The District’s employees are its most valuable resources. OCWD is committed to recruiting the best and enriching their lives so that they may grow within the water industry and the District family. This month, we welcome one new staff member.
Employee of the 3rd Quarter
OCWD is pleased to announce that Ritchie Valdez, Maintenance Technician II, is the 2021 Employee of the Third Quarter! Over the last several years, Ritchie has taken ownership of the Microfiltration area of GWRS in many ways, particularly when it comes to monitoring membrane integrity by thoroughly investigating daily Pressure Decay Test (PDT) values and following up on valve issues that affect those results. Demonstrating daily proper membrane integrity is a key component to the GWRS operating permit requirements. As the plant ages and parts begin to wear, membranes foul quicker. His knowledge of this process and positive attitude have made it easy for him to work with others and pass on what he has learned to other employees. This makes him a valuable asset to the District, and worthy of Employee of the Quarter. Congratulations, Ritchie!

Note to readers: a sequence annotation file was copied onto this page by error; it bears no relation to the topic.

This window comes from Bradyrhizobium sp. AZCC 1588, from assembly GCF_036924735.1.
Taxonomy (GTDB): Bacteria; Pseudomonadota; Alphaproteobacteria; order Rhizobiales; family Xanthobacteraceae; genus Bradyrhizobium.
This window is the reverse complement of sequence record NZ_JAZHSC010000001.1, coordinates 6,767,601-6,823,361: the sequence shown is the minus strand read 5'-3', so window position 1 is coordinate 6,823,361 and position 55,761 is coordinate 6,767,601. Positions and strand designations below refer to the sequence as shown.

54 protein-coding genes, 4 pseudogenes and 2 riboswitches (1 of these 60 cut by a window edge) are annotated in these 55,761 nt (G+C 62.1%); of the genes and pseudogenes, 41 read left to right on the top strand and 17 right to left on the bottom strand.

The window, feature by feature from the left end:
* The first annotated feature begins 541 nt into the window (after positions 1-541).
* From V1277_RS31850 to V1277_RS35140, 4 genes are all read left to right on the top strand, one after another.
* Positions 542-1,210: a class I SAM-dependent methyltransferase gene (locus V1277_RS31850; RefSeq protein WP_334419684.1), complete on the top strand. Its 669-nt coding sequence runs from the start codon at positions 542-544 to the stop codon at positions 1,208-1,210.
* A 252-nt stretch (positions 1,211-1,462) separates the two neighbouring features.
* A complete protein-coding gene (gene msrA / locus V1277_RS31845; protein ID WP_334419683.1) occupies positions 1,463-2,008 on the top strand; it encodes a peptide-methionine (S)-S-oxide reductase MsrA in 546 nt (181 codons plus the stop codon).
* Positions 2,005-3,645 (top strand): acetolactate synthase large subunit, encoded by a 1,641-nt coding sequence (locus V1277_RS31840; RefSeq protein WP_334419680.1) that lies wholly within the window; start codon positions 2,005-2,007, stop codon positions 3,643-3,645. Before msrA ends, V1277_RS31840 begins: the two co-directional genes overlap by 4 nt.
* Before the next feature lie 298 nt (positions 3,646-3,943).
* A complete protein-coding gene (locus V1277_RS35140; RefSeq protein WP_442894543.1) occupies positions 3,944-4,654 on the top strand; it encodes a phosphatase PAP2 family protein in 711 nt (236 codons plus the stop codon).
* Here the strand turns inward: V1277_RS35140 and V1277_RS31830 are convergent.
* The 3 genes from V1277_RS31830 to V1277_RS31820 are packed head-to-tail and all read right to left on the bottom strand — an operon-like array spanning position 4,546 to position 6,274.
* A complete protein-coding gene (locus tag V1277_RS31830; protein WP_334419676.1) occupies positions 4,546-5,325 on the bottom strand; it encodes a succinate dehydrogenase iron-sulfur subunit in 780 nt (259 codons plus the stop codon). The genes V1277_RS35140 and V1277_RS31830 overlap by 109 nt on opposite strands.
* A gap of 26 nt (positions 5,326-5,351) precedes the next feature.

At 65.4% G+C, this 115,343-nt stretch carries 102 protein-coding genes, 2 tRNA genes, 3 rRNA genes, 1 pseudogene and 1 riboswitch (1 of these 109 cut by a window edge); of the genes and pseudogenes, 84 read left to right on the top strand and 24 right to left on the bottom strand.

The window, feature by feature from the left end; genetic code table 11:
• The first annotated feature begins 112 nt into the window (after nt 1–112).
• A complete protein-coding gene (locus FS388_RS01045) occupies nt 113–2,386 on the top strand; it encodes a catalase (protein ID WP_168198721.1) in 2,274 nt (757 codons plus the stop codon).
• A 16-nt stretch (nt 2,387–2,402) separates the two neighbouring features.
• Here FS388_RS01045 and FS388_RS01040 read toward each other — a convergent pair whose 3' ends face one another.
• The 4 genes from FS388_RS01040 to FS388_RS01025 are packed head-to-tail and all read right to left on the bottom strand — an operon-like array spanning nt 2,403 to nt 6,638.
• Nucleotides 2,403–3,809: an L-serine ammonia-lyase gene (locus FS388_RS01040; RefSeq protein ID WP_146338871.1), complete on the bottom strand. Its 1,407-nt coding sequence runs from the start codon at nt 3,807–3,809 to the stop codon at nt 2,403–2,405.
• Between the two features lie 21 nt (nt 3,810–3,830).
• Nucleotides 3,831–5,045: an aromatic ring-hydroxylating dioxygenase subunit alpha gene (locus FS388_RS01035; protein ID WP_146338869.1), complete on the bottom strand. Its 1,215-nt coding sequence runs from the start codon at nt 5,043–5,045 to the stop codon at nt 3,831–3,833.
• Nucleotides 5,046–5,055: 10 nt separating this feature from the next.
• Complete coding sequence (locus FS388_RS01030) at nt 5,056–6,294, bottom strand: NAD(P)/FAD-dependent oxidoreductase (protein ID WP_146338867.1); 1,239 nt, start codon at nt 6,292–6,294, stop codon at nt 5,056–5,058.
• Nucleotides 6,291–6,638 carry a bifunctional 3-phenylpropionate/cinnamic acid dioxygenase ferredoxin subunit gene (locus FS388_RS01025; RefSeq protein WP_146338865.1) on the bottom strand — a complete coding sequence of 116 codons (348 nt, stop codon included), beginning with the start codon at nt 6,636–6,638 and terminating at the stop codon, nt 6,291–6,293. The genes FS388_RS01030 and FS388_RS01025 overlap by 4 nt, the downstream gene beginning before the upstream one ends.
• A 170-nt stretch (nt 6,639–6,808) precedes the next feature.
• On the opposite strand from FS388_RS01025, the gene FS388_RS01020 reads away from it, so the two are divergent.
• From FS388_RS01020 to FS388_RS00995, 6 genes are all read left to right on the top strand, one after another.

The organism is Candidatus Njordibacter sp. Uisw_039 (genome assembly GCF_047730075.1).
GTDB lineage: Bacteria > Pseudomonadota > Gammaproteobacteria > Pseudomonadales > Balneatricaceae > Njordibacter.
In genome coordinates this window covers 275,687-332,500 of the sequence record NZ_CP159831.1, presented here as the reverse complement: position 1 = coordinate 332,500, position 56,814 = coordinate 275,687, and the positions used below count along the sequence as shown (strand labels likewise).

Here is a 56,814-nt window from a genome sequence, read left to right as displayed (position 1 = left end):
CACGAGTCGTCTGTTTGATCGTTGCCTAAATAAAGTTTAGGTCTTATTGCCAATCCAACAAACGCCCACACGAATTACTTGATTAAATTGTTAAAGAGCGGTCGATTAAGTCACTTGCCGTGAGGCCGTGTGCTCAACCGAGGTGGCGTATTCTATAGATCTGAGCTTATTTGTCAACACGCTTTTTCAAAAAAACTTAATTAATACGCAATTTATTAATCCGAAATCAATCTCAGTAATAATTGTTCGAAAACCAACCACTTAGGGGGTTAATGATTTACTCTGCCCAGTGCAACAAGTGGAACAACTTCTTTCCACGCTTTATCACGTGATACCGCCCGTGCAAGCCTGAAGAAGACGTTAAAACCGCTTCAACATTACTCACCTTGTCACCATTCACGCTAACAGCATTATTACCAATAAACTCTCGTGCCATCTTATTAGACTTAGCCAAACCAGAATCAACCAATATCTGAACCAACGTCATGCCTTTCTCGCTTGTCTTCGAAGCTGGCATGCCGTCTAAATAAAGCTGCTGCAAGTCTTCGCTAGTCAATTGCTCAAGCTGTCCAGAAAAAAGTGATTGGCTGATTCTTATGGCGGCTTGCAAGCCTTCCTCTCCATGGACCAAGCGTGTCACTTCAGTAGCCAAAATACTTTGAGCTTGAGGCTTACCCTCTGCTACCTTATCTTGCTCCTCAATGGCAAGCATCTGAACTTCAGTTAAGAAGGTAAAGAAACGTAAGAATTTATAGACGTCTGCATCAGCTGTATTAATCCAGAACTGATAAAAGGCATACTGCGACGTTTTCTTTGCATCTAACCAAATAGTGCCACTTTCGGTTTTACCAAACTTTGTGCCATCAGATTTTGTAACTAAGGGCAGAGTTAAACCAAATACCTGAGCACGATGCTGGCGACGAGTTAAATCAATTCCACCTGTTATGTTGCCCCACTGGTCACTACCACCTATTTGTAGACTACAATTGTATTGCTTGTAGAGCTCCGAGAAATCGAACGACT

View the infographic below to see the groundwater basin’s storage, recharge, and pumping levels, through end of September 2021.